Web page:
Even if you remove the impact of potential biomass production (2.67 Gt) the overall impact of continuing animal product instead of quitting it remains considerable. So shoudn’t you either remove the foregone sequestration or the biofuels? “You can’t eat the cake and have it.”

All the best,
Keith Akers says:
November 10, 2009 at 3:13 pm

David Steele of EarthSave Canada says in his blog on your article:

“What we really need to consider is not the absolute amount of CO2 breathed out by the farm animals but, instead, the amount by which that number exceeds what would be pumped out if the land now used to feed the farm animals was allowed to return to nature instead.”

What would your response to this be?

My suspicion is that the wild animals displaced are fairly small compared to the livestock biomass added (and thus GHG emissions). Humans harvest close to 100% of the edible crop to feed to livestock, but wild animals would not be nearly as efficient. Furthermore, wild plants have evolved over millions of years to be difficult for animals to eat, whereas humans have selected crops to maximize food yield. So without any particular facts or figures, my suspicion would be that the biomass of wild animals displaced is quite small relative to the biomass of the livestock added. Just some thoughts.

Stephen R. Kaufman, M.D. says:
November 11, 2009 at 10:14 pm

I commend the authors of “Livestock and Climate Change” (LCC) for their thoughtful analyses. They make a strong case that the 18% figure of the 2006 FAO report “Livestock’s Long Shadow” (LLS) is too low, but I have some reservations about some aspects of the LCC analysis.

LCC argues that land currently used for grazing and growing animal feed is not being allowed to grow back into forests, and this constitutes GHG contribution by virtue of forgoing a means by which GHG could be reduced. It seems to me that it is inaccurate to count this as an ongoing source of GHG. As forest or other land is cleared for grazing, there is a net release of greenhouse gasses (primarily carbon). Subsequently, there develops a balance between carbon sequestered in plants grown for animal consumption and carbon released by the animals into the atmosphere on account of animal respiration. It seems that LCC charges the enterprise of animal agriculture annually for plant growth foregone due to animal agriculture, whereas it seems to me that a one-time charge as the land is cleared is more appropriate.

When calculating human-caused global warming due to animal agriculture, as best I can tell, LCC has not considered global warming from the plant-based agriculture that would replace the animal agriculture if people reduced their consumption of animal products. If people moved toward plant-based diets, they would generally reduce their carbon and other greenhouse gas footprint substantially. Nonetheless, land is cleared for plant foods that humans eat, and fossil fuels are used to grow, transport, store, and cook these plant foods (again, generally much less than animal-based foods).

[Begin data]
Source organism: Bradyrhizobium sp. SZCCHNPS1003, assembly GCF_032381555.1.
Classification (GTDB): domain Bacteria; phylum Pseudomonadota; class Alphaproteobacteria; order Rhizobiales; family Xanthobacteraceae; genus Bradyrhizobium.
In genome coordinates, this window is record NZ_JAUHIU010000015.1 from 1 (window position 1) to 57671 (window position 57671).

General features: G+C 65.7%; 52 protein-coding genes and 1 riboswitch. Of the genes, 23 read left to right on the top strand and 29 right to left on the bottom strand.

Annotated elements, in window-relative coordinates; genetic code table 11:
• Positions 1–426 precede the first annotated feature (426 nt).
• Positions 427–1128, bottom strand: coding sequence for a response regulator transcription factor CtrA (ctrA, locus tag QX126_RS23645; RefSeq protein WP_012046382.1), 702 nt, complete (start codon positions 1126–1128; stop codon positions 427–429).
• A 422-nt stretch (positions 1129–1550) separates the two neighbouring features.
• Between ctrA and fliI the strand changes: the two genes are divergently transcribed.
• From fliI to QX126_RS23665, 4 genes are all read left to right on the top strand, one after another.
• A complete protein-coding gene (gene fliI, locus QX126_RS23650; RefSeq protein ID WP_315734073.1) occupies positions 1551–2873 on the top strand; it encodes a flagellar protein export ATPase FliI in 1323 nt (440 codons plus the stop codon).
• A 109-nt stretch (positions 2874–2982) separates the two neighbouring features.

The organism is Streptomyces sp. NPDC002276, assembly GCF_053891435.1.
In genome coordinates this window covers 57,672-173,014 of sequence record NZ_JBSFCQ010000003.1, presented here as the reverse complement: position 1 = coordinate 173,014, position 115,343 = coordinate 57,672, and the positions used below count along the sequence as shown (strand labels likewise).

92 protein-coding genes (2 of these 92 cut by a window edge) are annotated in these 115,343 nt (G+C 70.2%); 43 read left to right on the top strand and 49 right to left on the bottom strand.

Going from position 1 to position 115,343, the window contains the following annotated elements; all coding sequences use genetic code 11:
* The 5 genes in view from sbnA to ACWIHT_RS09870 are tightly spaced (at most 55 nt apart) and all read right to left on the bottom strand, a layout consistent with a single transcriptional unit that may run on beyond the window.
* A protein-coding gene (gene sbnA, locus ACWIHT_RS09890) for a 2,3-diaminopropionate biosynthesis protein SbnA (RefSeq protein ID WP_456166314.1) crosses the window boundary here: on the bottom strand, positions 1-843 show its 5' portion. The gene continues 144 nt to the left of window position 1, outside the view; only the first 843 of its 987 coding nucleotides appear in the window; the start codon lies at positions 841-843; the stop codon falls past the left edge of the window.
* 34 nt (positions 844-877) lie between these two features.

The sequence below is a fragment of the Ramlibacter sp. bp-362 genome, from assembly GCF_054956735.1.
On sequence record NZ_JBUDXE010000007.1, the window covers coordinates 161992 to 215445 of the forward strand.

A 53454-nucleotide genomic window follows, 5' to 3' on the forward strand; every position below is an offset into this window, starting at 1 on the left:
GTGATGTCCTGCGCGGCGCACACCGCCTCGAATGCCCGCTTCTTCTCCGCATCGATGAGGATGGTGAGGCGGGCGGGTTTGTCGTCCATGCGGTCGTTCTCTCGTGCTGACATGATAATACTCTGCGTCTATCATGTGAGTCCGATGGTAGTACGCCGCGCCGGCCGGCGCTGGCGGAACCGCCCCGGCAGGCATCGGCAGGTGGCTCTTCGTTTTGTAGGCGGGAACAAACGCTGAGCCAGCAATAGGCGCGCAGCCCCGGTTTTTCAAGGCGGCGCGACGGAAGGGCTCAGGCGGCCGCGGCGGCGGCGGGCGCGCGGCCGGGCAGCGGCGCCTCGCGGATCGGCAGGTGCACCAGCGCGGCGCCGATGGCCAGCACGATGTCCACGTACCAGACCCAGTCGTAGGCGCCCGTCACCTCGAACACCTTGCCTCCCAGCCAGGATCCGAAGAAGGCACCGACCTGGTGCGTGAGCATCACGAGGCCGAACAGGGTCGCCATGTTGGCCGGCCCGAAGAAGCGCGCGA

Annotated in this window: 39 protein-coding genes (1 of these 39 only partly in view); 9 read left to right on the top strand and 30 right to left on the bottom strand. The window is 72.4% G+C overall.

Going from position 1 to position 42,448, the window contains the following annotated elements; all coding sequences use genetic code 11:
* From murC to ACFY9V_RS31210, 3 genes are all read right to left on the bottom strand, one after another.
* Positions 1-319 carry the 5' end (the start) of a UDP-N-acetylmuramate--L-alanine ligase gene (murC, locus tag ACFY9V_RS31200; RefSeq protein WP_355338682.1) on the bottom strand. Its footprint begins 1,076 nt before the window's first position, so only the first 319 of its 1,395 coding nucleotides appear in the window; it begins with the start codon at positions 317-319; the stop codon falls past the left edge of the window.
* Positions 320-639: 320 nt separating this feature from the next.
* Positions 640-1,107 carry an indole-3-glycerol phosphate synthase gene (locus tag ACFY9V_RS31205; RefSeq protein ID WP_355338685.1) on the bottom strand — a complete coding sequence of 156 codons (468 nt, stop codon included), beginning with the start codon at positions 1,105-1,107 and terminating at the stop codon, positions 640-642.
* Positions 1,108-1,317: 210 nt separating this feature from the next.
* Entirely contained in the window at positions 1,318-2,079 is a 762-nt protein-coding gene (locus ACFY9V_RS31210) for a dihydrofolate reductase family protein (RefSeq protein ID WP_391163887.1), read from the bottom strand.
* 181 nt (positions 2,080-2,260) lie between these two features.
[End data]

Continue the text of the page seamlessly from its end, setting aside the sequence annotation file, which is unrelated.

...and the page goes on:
LCC asserted that biofuels can yield 80% less GHGs per unit of energy than coal. I was surprised to read this, since it has been my understanding that both biofuels and coal generate most of their energy from carbon-carbon bonds. I wondered what sources would back this up. In addition, coal is often “dirtier” than biofuels, particularly in developing nations that don’t have strong environmental laws. Particulate matter released from burning coal tends to have a global cooling effect, though it is my understanding that these particles don’t have a long atmospheric half-life.

LCC noted LLS was based on data from 2002, and there has been a 12% increase in worldwide animal agriculture since that time. In arriving at the figure of 51% of total GHG emissions from animal agriculture, LCC evidently holds that total GHG emissions from other sources have not unchanged over this period. Is this a valid position?

I am hopeful that LCC’s authors or others can address these concerns.
Jack Zhao says:
November 25, 2009 at 11:55 pm

Yes, the livestock is the main thing which we need to decrease, otherwise the doomsday will come soon.
Brenda says:
December 10, 2009 at 9:59 am

Thank you World Watch for your courageous analysis and leadership on this matter.

If there were one message to drive home with world leaders and those meeting in Copenhagen, it would be that the thing to do right now, immediately, is to stop subsidizing animal production.